Jordan Hill provided a nice spark off the bench for the Lakers in the early part of last season, before suffering a torn labrum in his hip that sidelined him for 53 games. He was an energy player for a team that didn’t have many of them, and his hustle on the defensive end of the floor along with his rebounding earned him a fairly consistent 15.8 minutes per game.
Following advice from Mike D’Antoni and Kobe Bryant, Hill has been spending his summer working on his outside shooting, to the point where he believes he’s a good shooter now. While the offensive impact should help him get into his coach’s good graces if he can fill the role of a stretch four that D’Antoni’s offense treasures, Hill is saying all the right things in terms of not letting his offense get in the way of doing the things that got him those minutes last season.
From Mark Medina of the Los Angeles Daily News:
How does Hill prevent his increased outside shooting from diluting the qualities that earned him such a prominent role on the Lakers’ bench in the first place?
“I’m still going to do what I’m going to do,” said Hill, who averaged a career-high 6.7 points and career-high 5.7 rebounds in 15.8 minutes last season through 29 regular-season games. “Provide energy, play defense, rebound. That’s my game. That’s not going to change. I just want to be able to have more options and have something that the team can rely on. It’s all about just trying to expand my game.”
“The thing with me this year is I’m not going to want to worry about scoring,” Hill said. “I’m going to let [Pau Gasol] and [Chris Kaman] take care of that. I’ll make sure I’ll do everything on defense, the little things, anything to make this team better.”
It’s a fine line, obviously, because two-way players are more valuable to teams if there’s consistency at both ends. But Hill is going to be most productive in the paint or close to the basket, even offensively, and it would seem that despite the improved but untested outside shooting, Hill’s defense is going to be needed a lot more than will his offense.
At least at this stage of the offseason, Hill seems to realize it.
The Grizzlies blew a 19-point lead in the fourth quarter and a five-point lead in the final 30 seconds of overtime. James Harden scored 57 points, including 18 in the fourth quarter and all 10 of the Rockets points in overtime.
But Jonas Valanciunas saved Memphis from total collapse. He drew a foul on his putback and hit the game-winning free-throw with 0.1 seconds left to give the Grizzlies a 126-125 win Wednesday.
Jimmer Fredette remains a fascination because he scored a ton at BYU eight years ago and… other reasons.
He has been lighting it up in China, and his season there just ended. Now, the former No. 10 pick could return to the NBA after three years away.
John Gambadoro of Arizona Sports 98.7:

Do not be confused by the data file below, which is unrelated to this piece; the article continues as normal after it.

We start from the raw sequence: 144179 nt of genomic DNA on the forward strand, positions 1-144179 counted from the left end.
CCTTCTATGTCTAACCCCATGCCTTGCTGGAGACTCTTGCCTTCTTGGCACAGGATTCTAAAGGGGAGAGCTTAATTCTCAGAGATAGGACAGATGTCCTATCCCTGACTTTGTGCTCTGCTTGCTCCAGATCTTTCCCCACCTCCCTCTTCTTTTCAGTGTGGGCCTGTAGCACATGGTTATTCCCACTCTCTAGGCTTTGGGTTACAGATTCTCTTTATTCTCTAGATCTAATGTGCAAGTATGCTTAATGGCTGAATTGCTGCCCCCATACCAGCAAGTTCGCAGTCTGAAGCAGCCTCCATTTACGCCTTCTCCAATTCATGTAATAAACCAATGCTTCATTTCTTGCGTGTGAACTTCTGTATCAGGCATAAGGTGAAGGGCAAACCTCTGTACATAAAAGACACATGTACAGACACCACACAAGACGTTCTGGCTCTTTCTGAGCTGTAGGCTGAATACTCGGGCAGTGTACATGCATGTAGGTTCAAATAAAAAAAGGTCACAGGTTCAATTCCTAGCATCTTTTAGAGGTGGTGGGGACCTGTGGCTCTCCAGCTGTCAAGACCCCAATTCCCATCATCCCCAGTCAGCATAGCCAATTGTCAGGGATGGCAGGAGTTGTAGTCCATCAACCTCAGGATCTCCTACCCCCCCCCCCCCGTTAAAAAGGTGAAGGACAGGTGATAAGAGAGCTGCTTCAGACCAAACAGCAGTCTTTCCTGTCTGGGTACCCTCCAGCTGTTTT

Phoenix still needs another point guard, and the 6-foot-2 Fredette looks like one. But he hasn’t shown the playmaking to play point guard regularly. He’s better, and sometimes even effective, off the ball.
Fredette could have stuck in the NBA with a different attitude. His long-distance shooting was an asset.
But he’s also now 30 years old. A new approach likely won’t be enough. His shortcomings, particularly defensively, will be even more pronounced as his athleticism has declined.
The Suns are bad and will remain bad, with or without Fredette. But their younger players have shown signs of progress lately. Fredette’s high-usage style could interfere with their development.
It’s hard to see the upside here other than a brief uptick in attention.
Marcus Smart recently bemoaned the lack of physicality in the NBA.
After Joel Embiid dropped his shoulder into him on a screen, Smart brought some to tonight’s Celtics-76ers game.
Smart shoved Embiid in the back, sending the center to the floor. A cheap shot? Yes. Embiid wasn’t looking. But Smart would surely argue Embiid started it. I also doubt Smart intended to push Embiid from behind. Smart just wanted to get at Embiid as quickly as possible, and Embiid happened to be facing the other way when Smart arrived.
Smart got a flagrant 2 and the accompanying ejection. Embiid received a technical foul.
James Harden became the first player in NBA history to score 30 points against all 29 opponents in a season.
But the NBA has had 30 teams for just 15 of its 73 seasons.
Obviously, the larger league makes Harden’s feat more impressive. He had to score 30 against more teams. The Rockets also play most opponents, those in the Eastern Conference, only twice. In previous eras, players had more cracks at scoring 30 against fewer teams.
Still, anyone to score 30 points against every opponent has a certain immunity to bad matchups. It’s special.
How many players have done it?
We must start with Wilt Chamberlain, who scored 30 points against all nine teams in the 1964-65 NBA. He began the season with the San Francisco Warriors and, with them, scored 30 against the 76ers. Then, he got traded to Philadelphia and scored 30 on the Warriors. He also dropped 30 on every other team.
Including that season, there have been 85 times a player scored 30 points in a game against every opponent in a season.
Only Harden, Michael Jordan and Larry Bird have done it since the NBA-ABA merger. Jordan (1986-87) and Bird (1984-85) did it against 22 teams.
Everyone else did it against 17 or fewer teams.
Here’s everyone to score 30 in a game against every opponent in a season with the player’s highest-scoring game against each team listed, starting with Chamberlain doing it against every team then following in chronological order: